Dr. Anirudh Kumar says surgeries are fast-paced environments. The pressures can be difficult to handle, but he’s found a way to deal with it.
“When I am presented with a case, I can look at it in an objective way even if there are alarms blurring and lives are on the line,” said Kumar, a surgical resident St. Michael’s Hospital in downtown Toronto.
“With the help of heartfulness meditation, I am able to zone into what I am doing without letting emotions cloud my judgment to make the best decision,” he said.
Heartfulness celebrated International Women’s Day on March 8 by exploring the significance of inner transformation and growth for women empowerment. It was held Heartfulness Meditation Centre at 1337 Matheson Blvd. E., in Mississauga.
Yoga is the union of the individual spirit with the spirit of God or the ultimate source of energy, when translated from Sanskrit.
It is not just about getting into postures for hours or sweating profusely in hot yoga studios. According to Patanjali, a 1,700-year-old yogic system, there are eight sutras or aphorisms out of which meditation — or pranayama — is one of the essentials.
Meditation allows people to arrive at peace and be in harmony from within and outside. Heartfulness meditation is a simple and subtle practice of meditation that connects everyone with the light and love in their hearts.
During turbulent times like a pandemic, there tends to be panic and anxiety. This is a heart-based system with key practices like cleaning and meditation. Practicing it will allow tranquility to be restored in an individual which helps in changing the atmosphere collectively.
For decades meditation has been known for its widespread benefits but what makes this practice unique is the addition of yogic transmission or pranahuti. It helps someone who cannot meditate on their own to actively meditate like a crutch supports someone who cannot walk.
“We can transmit sound, speech and many other things. In yogic transmission, we transmit the very essence of spirituality,” said Dr. Kamlesh Patel, the master of the practice in his book The Heartfulness Way.
Research conducted in 2020 at WellSpan York Hospital in York, Pa., shows heartfulness meditation improves sleep for those suffering from chronic insomnia.
They monitored 32 adult patients with chronic primary insomnia as they practiced heartfulness meditation along with sleep hygiene for eight weeks.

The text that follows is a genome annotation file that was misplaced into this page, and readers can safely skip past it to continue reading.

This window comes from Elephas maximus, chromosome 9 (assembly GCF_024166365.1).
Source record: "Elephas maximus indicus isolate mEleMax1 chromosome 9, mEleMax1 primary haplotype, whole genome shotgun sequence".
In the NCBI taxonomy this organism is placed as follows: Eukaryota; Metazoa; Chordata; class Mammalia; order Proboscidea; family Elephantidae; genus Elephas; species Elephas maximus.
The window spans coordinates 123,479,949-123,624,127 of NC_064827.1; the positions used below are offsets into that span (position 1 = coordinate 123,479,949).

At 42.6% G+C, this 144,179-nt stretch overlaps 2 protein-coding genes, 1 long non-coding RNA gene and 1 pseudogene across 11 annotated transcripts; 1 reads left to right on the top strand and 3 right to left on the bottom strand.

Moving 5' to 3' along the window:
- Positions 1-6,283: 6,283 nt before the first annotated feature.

The results showed heartfulness meditation improves sleeping patterns. During the study, 24 patients were initially on sedatives or hypnotic medications but by week eight, 21 out of those 24 (87.5 per cent) either reduced or did not need their medication.
“I realized that our minds are so cluttered with different thoughts, our energy is in a fragmented state, we’re not able to give our full potential to whatever we do but when we meditate, we are training our minds to remain focused on one thought,” said Swetha Ravishanker, a speaker at the event.
Ravishanker has been practicing heartfulness meditation for more than 10 years. “With this trained mind, we can take up any activity…with all our focus into whatever we’re doing, to help us give our optimal best,” she said.
The researchers at WellSpan also measured the burnout rate and emotional wellness of 140 medical professionals who were residents of a hospital. After 12 weeks of meditation, there was significant improvement in tangible measures of burnout.
Ravishanker said her external circumstances might never change but meditating helps in controlling her reaction.
“There are over 50,000 volunteers, around 8,000 trainers in 160 countries including Canada and 4 million practitioners of heartfulness meditation,” said Ravishanker, a practitioner of heartfulness.
Trainers are offering free training remotely around the globe and can be contacted through the official website or this link.